Oneida Lake: Long-term Dynamics of a Managed Ecosystem and Its Fishery

Chapter 11: Zooplankton in Oneida Lake: Population Dynamics, Trophic Interactions, and Dormant Egg Bank

Carla E. Cáceres, Nelson G. Hairston, Jr., Lars. G. Rudstam, Edward L. Mills, Tom O’Keefe, Lori A. Davias, Christopher Hotaling, and Laura E. Jones

doi: https://doi.org/10.47886/9781934874431.ch11

Planktonic assemblages are often used to examine general issues in population and community ecology. Estimates of abundance, biomass, and productivity are easily obtained, while the short life-span and small size of the organisms facilitate experimental and observational studies. Consequently, considerable evidence has accumulated that demonstrates the contribution of both biotic and abiotic factors to the population dynamics and community structure of the pelagic zone. In many lakes, these factors are consistent enough to result in a repeatable pattern of seasonal species replacement (Sommer et al. 1986, 2012). For example, there is often an annual progression of phytoplankton from a spring bloom of edible species, followed by a clear water phase characterized by low phytoplankton abundance, and then a summer increase in inedible algae. Large-bodied zooplankton often dominate the plankton in early spring, with peak densities occurring during the clear water phase, whereas summer plankton assemblages are often dominated by smaller-bodied forms that are better able to cope with late summer phytoplankton, less vulnerable to predation by fish, or both. Fall assemblages often see an increase in large algae and zooplankton.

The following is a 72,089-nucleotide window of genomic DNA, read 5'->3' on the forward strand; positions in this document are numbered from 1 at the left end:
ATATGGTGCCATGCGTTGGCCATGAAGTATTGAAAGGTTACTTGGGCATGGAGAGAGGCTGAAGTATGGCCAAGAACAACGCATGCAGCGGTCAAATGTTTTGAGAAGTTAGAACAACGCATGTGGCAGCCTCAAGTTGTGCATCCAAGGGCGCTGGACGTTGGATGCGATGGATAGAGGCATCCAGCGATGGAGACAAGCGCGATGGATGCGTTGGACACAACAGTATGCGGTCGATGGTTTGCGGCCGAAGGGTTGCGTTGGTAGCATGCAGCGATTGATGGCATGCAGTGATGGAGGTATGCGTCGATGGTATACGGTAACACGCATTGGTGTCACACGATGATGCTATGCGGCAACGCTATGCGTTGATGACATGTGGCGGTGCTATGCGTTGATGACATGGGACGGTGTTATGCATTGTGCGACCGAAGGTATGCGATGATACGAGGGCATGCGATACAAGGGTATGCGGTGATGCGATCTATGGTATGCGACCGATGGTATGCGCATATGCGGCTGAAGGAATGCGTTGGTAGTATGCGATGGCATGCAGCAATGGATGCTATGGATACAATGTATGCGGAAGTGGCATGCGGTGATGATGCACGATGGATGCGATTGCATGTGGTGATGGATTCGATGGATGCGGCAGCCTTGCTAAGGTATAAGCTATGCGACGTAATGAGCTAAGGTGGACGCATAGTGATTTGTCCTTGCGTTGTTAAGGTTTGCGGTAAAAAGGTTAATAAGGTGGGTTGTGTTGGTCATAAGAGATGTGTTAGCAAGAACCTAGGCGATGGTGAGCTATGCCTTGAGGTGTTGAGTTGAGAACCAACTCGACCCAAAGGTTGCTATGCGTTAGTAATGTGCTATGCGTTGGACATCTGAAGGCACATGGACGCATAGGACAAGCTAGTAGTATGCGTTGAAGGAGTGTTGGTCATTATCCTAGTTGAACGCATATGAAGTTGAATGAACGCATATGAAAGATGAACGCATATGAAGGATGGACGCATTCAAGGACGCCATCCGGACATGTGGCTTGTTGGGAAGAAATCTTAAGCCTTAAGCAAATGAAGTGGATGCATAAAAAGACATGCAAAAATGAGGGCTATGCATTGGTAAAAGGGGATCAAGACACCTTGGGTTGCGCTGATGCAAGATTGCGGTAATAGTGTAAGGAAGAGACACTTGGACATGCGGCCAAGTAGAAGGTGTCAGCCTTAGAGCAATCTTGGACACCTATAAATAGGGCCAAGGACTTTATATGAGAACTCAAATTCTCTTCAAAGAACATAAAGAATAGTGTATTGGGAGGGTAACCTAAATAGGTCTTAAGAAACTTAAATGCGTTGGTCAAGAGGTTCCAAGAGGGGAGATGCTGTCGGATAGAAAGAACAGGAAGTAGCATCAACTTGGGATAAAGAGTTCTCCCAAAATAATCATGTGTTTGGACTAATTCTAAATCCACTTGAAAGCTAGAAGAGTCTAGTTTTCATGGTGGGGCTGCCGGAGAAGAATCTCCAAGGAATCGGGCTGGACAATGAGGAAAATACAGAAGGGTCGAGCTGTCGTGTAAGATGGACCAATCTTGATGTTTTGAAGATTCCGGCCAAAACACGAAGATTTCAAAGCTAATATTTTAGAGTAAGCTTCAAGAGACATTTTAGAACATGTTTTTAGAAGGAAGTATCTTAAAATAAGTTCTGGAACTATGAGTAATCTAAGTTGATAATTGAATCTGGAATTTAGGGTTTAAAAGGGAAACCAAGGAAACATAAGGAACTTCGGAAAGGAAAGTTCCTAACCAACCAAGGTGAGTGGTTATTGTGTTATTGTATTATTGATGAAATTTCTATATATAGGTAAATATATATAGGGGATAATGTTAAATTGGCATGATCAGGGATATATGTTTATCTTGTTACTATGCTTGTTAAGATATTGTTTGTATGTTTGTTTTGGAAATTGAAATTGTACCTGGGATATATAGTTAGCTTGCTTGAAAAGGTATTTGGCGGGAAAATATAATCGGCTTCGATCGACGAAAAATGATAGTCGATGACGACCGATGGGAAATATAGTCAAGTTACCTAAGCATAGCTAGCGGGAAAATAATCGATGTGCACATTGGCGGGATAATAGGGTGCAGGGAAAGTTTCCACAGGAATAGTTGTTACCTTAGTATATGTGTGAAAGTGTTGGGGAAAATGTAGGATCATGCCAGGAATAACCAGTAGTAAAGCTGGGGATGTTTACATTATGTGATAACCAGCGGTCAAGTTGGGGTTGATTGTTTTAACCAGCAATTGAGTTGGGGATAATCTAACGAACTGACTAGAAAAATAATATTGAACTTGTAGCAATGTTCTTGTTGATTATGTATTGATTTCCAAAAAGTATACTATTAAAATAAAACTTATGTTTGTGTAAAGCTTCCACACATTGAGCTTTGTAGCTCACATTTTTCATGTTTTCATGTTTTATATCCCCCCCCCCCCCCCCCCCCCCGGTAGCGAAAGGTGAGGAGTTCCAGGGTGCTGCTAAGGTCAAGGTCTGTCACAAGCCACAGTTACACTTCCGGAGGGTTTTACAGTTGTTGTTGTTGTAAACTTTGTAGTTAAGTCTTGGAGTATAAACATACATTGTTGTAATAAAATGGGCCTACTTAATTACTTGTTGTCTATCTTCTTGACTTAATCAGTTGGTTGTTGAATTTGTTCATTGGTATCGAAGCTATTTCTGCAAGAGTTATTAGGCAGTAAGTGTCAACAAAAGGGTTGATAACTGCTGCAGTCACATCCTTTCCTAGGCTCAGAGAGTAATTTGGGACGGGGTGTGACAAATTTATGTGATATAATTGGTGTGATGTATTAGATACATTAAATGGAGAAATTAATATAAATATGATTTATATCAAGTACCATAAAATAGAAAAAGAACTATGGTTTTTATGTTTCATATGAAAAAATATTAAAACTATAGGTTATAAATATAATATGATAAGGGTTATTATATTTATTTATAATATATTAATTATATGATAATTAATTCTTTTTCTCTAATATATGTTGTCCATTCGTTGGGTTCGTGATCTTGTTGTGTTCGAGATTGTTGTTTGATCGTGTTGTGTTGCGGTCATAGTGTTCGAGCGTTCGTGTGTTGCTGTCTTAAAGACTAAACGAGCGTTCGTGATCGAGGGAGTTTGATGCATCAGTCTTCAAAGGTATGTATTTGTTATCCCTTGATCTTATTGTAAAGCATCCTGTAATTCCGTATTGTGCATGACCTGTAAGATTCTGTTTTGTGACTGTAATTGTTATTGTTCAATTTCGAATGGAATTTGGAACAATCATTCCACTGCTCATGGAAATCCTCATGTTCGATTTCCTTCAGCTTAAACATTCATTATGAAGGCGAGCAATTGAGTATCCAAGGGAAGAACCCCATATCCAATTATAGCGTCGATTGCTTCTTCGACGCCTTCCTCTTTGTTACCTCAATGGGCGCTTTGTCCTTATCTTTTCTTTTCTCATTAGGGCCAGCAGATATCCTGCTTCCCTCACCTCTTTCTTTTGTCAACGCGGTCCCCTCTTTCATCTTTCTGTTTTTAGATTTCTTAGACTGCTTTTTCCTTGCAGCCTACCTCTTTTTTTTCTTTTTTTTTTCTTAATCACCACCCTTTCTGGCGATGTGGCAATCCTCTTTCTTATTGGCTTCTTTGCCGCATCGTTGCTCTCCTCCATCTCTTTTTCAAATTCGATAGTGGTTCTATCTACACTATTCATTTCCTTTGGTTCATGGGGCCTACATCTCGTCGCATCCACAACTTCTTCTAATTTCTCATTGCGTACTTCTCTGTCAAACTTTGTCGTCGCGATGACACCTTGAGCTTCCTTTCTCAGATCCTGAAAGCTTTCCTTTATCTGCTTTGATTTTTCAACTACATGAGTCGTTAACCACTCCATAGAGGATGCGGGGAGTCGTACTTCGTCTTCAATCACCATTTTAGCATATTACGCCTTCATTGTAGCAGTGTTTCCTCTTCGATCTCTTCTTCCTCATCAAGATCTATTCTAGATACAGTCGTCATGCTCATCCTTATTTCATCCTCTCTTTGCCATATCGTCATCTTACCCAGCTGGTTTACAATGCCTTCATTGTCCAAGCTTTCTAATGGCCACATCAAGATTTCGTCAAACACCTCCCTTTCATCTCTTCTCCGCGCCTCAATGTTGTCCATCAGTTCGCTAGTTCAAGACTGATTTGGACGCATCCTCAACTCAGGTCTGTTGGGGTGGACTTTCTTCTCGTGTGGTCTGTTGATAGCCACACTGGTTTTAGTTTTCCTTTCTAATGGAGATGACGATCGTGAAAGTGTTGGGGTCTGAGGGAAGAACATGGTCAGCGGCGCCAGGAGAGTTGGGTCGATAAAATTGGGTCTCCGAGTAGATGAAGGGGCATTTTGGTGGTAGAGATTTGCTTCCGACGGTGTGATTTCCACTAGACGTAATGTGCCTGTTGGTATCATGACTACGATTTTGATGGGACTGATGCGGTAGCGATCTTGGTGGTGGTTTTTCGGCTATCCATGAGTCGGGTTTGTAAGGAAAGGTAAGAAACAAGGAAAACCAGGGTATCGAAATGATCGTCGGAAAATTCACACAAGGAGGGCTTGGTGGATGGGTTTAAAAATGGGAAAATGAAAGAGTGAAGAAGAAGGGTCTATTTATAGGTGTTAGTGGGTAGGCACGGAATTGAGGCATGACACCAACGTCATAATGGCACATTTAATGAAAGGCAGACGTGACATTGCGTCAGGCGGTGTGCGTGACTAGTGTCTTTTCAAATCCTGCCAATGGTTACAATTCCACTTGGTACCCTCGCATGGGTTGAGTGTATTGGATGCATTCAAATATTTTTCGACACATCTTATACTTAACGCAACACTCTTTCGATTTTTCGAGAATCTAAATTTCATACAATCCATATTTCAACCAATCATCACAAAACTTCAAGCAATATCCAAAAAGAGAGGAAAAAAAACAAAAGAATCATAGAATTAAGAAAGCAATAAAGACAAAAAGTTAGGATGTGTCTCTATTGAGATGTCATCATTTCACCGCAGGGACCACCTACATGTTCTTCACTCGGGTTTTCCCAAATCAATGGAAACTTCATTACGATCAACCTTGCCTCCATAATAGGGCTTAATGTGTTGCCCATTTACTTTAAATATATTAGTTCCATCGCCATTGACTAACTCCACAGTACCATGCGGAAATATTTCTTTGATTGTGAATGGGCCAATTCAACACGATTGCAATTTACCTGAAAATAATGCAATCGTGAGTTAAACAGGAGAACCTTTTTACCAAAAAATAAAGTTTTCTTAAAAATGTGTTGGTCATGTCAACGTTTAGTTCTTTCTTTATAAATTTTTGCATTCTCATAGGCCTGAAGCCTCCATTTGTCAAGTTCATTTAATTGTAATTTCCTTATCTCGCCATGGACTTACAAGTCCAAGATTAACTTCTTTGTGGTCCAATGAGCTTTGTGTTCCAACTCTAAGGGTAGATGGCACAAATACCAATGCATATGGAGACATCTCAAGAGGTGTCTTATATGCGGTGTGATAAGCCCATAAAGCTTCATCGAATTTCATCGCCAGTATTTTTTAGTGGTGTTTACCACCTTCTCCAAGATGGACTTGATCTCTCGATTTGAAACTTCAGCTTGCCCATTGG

Despite the predictability in the general patterns, considerable annual and inter-annual variation in population dynamics and community interactions remains unexplained (Kratz et al. 1987; Cottenie 2005). The timing of the clear water phase may vary considerably among years. A previously rare species may suddenly displace the dominant one. The abundance of a certain taxon may remain low despite minimal predation or grazing and high resource levels. Species that do not normally co-exist may be abundant throughout a particular season. Examples such as these are in part due to rare phenomena and time lags that may not be observable at the time scale of a typical research grant or graduate student thesis. Long-term data sets are therefore invaluable resources for gaining a more thorough understanding of the mechanisms that shape ecological patterns.